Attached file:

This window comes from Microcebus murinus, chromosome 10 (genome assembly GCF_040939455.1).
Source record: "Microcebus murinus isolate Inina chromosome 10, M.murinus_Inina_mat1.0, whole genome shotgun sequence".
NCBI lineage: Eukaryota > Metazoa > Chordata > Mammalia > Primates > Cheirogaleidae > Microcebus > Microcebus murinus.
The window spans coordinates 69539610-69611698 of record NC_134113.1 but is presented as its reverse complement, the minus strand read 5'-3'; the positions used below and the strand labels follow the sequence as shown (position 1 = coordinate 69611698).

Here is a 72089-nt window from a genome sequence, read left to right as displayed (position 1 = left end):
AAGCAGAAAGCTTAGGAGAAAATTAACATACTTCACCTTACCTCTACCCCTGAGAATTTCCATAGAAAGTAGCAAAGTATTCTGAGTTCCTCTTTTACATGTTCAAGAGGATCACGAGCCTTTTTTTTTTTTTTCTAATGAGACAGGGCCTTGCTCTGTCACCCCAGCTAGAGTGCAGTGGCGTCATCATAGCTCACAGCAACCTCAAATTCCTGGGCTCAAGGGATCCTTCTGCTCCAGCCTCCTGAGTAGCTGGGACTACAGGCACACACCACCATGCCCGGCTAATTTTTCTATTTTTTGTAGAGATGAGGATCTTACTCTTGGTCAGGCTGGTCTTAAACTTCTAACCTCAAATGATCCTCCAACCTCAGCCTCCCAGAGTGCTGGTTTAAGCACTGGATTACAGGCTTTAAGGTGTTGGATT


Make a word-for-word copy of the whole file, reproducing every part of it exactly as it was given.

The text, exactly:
This window comes from Microcebus murinus, chromosome 10 (genome assembly GCF_040939455.1).
Source record: "Microcebus murinus isolate Inina chromosome 10, M.murinus_Inina_mat1.0, whole genome shotgun sequence".
NCBI lineage: Eukaryota > Metazoa > Chordata > Mammalia > Primates > Cheirogaleidae > Microcebus > Microcebus murinus.
The window spans coordinates 69539610-69611698 of record NC_134113.1 but is presented as its reverse complement, the minus strand read 5'-3'; the positions used below and the strand labels follow the sequence as shown (position 1 = coordinate 69611698).

Here is a 72089-nt window from a genome sequence, read left to right as displayed (position 1 = left end):
AAGCAGAAAGCTTAGGAGAAAATTAACATACTTCACCTTACCTCTACCCCTGAGAATTTCCATAGAAAGTAGCAAAGTATTCTGAGTTCCTCTTTTACATGTTCAAGAGGATCACGAGCCTTTTTTTTTTTTTTCTAATGAGACAGGGCCTTGCTCTGTCACCCCAGCTAGAGTGCAGTGGCGTCATCATAGCTCACAGCAACCTCAAATTCCTGGGCTCAAGGGATCCTTCTGCTCCAGCCTCCTGAGTAGCTGGGACTACAGGCACACACCACCATGCCCGGCTAATTTTTCTATTTTTTGTAGAGATGAGGATCTTACTCTTGGTCAGGCTGGTCTTAAACTTCTAACCTCAAATGATCCTCCAACCTCAGCCTCCCAGAGTGCTGGTTTAAGCACTGGATTACAGGCTTTAAGGTGTTGGATT